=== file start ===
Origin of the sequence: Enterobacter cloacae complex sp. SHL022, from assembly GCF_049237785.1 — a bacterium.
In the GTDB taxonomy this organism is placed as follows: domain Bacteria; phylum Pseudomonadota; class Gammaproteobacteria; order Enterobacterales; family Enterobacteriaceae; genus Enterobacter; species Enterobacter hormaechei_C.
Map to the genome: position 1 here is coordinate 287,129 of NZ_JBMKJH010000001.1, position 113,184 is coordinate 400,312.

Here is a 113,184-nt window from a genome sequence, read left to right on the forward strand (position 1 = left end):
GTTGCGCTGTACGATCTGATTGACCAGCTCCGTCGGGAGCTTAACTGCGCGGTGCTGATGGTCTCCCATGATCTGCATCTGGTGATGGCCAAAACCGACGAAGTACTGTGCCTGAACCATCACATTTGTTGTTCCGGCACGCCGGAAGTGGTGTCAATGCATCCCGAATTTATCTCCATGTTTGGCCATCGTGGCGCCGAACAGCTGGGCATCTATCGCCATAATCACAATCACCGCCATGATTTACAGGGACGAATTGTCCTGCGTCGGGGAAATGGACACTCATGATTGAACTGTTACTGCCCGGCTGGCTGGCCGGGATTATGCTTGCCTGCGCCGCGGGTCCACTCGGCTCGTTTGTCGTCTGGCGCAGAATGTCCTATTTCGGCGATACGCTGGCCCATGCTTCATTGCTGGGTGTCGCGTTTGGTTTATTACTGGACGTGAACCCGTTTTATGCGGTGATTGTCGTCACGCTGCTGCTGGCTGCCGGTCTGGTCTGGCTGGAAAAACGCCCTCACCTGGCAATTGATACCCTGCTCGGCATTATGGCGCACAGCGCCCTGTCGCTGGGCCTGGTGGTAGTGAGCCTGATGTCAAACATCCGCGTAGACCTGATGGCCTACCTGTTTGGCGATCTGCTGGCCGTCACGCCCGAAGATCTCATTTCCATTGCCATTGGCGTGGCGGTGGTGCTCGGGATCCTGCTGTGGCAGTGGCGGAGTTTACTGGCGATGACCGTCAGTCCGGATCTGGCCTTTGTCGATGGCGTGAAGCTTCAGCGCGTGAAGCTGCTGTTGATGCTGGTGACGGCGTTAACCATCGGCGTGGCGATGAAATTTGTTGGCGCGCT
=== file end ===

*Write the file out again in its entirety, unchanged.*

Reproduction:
Origin of the sequence: Enterobacter cloacae complex sp. SHL022, from assembly GCF_049237785.1 — a bacterium.
In the GTDB taxonomy this organism is placed as follows: domain Bacteria; phylum Pseudomonadota; class Gammaproteobacteria; order Enterobacterales; family Enterobacteriaceae; genus Enterobacter; species Enterobacter hormaechei_C.
Map to the genome: position 1 here is coordinate 287,129 of NZ_JBMKJH010000001.1, position 113,184 is coordinate 400,312.

Here is a 113,184-nt window from a genome sequence, read left to right on the forward strand (position 1 = left end):
GTTGCGCTGTACGATCTGATTGACCAGCTCCGTCGGGAGCTTAACTGCGCGGTGCTGATGGTCTCCCATGATCTGCATCTGGTGATGGCCAAAACCGACGAAGTACTGTGCCTGAACCATCACATTTGTTGTTCCGGCACGCCGGAAGTGGTGTCAATGCATCCCGAATTTATCTCCATGTTTGGCCATCGTGGCGCCGAACAGCTGGGCATCTATCGCCATAATCACAATCACCGCCATGATTTACAGGGACGAATTGTCCTGCGTCGGGGAAATGGACACTCATGATTGAACTGTTACTGCCCGGCTGGCTGGCCGGGATTATGCTTGCCTGCGCCGCGGGTCCACTCGGCTCGTTTGTCGTCTGGCGCAGAATGTCCTATTTCGGCGATACGCTGGCCCATGCTTCATTGCTGGGTGTCGCGTTTGGTTTATTACTGGACGTGAACCCGTTTTATGCGGTGATTGTCGTCACGCTGCTGCTGGCTGCCGGTCTGGTCTGGCTGGAAAAACGCCCTCACCTGGCAATTGATACCCTGCTCGGCATTATGGCGCACAGCGCCCTGTCGCTGGGCCTGGTGGTAGTGAGCCTGATGTCAAACATCCGCGTAGACCTGATGGCCTACCTGTTTGGCGATCTGCTGGCCGTCACGCCCGAAGATCTCATTTCCATTGCCATTGGCGTGGCGGTGGTGCTCGGGATCCTGCTGTGGCAGTGGCGGAGTTTACTGGCGATGACCGTCAGTCCGGATCTGGCCTTTGTCGATGGCGTGAAGCTTCAGCGCGTGAAGCTGCTGTTGATGCTGGTGACGGCGTTAACCATCGGCGTGGCGATGAAATTTGTTGGCGCGCT